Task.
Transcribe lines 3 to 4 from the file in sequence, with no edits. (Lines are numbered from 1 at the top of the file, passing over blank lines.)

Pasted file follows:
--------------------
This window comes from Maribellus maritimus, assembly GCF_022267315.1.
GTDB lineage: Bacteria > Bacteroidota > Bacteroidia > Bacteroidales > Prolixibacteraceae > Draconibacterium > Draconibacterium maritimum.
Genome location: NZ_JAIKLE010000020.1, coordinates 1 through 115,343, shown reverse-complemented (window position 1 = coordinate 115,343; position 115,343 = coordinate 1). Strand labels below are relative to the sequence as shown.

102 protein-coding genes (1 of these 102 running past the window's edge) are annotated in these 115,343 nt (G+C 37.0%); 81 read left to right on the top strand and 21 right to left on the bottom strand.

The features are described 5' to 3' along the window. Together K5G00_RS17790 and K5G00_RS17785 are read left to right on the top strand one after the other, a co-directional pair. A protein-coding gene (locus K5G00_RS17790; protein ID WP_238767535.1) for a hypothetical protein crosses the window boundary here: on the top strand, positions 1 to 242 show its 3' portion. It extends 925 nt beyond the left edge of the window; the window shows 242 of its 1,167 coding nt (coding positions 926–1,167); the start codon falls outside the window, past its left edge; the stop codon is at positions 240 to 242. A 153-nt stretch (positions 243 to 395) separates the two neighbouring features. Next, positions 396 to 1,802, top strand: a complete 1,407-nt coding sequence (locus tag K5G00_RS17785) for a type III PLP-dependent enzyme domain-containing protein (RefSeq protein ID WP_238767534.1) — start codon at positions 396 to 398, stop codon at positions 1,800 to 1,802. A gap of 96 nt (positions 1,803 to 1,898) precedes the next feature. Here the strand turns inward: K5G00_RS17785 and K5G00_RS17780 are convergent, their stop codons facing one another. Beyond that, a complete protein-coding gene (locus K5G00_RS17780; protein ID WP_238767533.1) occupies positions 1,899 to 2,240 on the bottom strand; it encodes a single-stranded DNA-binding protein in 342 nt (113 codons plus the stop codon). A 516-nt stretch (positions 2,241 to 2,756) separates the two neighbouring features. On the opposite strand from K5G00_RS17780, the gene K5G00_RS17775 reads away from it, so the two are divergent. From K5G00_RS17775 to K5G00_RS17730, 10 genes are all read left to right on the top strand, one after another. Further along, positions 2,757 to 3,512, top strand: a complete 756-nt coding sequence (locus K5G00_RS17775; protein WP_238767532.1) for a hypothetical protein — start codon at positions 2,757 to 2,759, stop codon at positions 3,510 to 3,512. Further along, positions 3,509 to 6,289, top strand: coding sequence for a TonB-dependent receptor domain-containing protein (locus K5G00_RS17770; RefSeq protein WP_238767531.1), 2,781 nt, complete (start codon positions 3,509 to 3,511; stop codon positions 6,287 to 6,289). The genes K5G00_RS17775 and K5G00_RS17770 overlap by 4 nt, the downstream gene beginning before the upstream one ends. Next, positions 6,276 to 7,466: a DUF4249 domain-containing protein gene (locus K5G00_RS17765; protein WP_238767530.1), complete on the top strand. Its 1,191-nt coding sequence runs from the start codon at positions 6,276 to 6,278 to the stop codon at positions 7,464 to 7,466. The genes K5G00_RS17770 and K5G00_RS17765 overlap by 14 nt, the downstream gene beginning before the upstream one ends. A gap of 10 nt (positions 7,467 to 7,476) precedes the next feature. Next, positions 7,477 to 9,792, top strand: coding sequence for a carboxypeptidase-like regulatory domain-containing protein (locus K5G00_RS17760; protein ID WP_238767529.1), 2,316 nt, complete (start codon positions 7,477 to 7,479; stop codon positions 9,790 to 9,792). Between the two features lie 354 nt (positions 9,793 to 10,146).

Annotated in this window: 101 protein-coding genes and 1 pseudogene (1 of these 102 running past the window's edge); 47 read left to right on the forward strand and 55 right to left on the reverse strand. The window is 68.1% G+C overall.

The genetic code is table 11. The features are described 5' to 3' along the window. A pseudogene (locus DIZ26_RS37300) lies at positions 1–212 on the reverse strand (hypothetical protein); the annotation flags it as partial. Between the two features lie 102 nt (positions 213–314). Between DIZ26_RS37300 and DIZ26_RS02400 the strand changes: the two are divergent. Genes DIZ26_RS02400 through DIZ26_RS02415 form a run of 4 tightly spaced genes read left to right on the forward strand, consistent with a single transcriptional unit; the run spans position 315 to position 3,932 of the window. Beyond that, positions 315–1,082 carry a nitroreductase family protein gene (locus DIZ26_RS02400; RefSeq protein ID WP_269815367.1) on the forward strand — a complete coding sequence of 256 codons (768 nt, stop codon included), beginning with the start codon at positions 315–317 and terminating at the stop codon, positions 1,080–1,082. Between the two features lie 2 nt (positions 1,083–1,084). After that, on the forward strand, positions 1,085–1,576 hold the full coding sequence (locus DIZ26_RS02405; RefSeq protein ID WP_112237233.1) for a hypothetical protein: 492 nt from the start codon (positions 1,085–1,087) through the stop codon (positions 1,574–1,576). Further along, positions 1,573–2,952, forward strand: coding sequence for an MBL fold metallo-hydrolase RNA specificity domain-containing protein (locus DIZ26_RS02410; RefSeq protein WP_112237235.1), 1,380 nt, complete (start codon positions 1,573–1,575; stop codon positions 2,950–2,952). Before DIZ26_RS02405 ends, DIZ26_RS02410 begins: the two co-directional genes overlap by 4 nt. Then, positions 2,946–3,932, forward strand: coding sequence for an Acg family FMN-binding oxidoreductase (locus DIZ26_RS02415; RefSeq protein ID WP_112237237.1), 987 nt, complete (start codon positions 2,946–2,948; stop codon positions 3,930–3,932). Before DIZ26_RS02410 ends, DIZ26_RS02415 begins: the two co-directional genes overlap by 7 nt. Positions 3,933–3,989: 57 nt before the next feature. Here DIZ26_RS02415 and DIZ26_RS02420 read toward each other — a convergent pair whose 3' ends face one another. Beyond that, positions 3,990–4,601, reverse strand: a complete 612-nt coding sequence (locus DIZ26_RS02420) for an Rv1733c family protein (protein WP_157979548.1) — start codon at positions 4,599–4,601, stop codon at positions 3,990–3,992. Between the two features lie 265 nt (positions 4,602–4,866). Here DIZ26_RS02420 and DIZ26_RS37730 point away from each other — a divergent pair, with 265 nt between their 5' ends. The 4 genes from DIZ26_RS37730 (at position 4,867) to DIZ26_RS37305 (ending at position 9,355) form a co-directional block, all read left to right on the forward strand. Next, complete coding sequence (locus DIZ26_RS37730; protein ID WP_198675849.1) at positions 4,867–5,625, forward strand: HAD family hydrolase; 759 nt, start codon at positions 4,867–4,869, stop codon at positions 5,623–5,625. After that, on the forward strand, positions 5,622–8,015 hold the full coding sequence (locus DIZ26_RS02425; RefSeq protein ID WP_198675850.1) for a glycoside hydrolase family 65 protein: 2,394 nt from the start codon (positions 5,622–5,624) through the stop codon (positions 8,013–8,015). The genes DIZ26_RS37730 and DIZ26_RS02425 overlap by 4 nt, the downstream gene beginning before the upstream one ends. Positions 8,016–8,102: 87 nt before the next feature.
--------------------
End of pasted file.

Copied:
Genome location: NZ_JAIKLE010000020.1, coordinates 1 through 115,343, shown reverse-complemented (window position 1 = coordinate 115,343; position 115,343 = coordinate 1). Strand labels below are relative to the sequence as shown.

102 protein-coding genes (1 of these 102 running past the window's edge) are annotated in these 115,343 nt (G+C 37.0%); 81 read left to right on the top strand and 21 right to left on the bottom strand.